Spongy Yard? 4 Things That Might Be Increasing The Thickness Of Your Lawn's Thatch Layer
Most healthy lawns develop a layer of thatch, which is basically a layer of both living and dead roots, stems and shoots. The thatch layer, located between green grass and the soil, poses some benefits as long as it doesn't get too thick. A thin layer of thatch can protect the soil from extreme temperatures and help it maintain a more consistent moisture level. However, too much thatch can be a bad thing. It can prevent roots from reaching the soil, which makes them susceptible to scorching. What's more, thatch can act like an over-zealous sponge and hold onto water longer than is healthy after a heavy rain.
Fortunately, you can manage thatch with frequent raking. You can also try to keep certain things in mind that can contribute to thatch buildup, such as the following.
Certain types of grasses are more prone to developing a thicker layer of thatch than others. For example, Kentucky bluegrass and creeping red fescue often produce more thatch because they develop and produce a lot of stem tissue. Grasses that produce very little stem tissue, such as tall fescue and perennial ryegrass, do not usually make a lot of thatch.
Thatch is naturally maintained through microbe activity, which decomposes dead plant material. However, if your soil has an acidic pH, it might not provide a healthy environment for the necessary microorganisms to thrive and feed. These microorganisms also cannot thrive in heavily compacted soils and soil mixes where the amount of clay and sand is high.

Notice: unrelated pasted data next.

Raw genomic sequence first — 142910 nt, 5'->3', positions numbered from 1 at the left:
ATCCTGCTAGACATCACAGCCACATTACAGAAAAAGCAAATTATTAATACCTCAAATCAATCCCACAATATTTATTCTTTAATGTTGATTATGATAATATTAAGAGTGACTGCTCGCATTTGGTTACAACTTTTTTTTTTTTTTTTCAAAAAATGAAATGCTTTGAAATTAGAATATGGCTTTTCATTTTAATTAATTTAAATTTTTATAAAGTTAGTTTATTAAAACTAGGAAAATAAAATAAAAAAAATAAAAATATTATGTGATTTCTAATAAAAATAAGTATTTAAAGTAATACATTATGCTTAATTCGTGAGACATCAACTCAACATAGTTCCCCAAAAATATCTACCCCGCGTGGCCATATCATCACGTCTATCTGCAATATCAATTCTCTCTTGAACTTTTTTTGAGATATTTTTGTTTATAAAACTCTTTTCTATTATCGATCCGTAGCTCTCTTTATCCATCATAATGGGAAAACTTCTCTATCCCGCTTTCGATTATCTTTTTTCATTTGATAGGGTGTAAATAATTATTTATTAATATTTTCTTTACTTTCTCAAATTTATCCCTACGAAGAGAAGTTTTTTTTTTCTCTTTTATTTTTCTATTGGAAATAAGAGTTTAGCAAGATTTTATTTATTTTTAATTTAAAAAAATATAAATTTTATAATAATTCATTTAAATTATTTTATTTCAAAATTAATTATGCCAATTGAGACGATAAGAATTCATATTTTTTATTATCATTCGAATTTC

Pesticides kill off unwanted pests, but they can also kill off beneficial species. For example, earthworms are susceptible to several types of pesticides. If you use pesticides regularly, you might not be able to maintain a healthy earthworm population, which can be detrimental to your lawn. Worms actively burrow, aerating your lawn and stimulating microbial activity. If you don't have enough worms to mix things up, your lawn with develop more thatch.
Fertilizers stimulate the growth of root and stem tissues, which naturally results in more thatch. While some fertilizer is good for your lawn, too much fertilizer can contribute to a thick thatch layer. Fertilizers may also increase soil pH, which can further stimulate the production of thatch.
As you can see, there are several things that can contribute to a thick thatch layer. In addition to avoiding these common instigators, you should take steps to physically manage thatch through aeration, raking and liming. If you need help with lawn care services, visit Show-Me Mowing.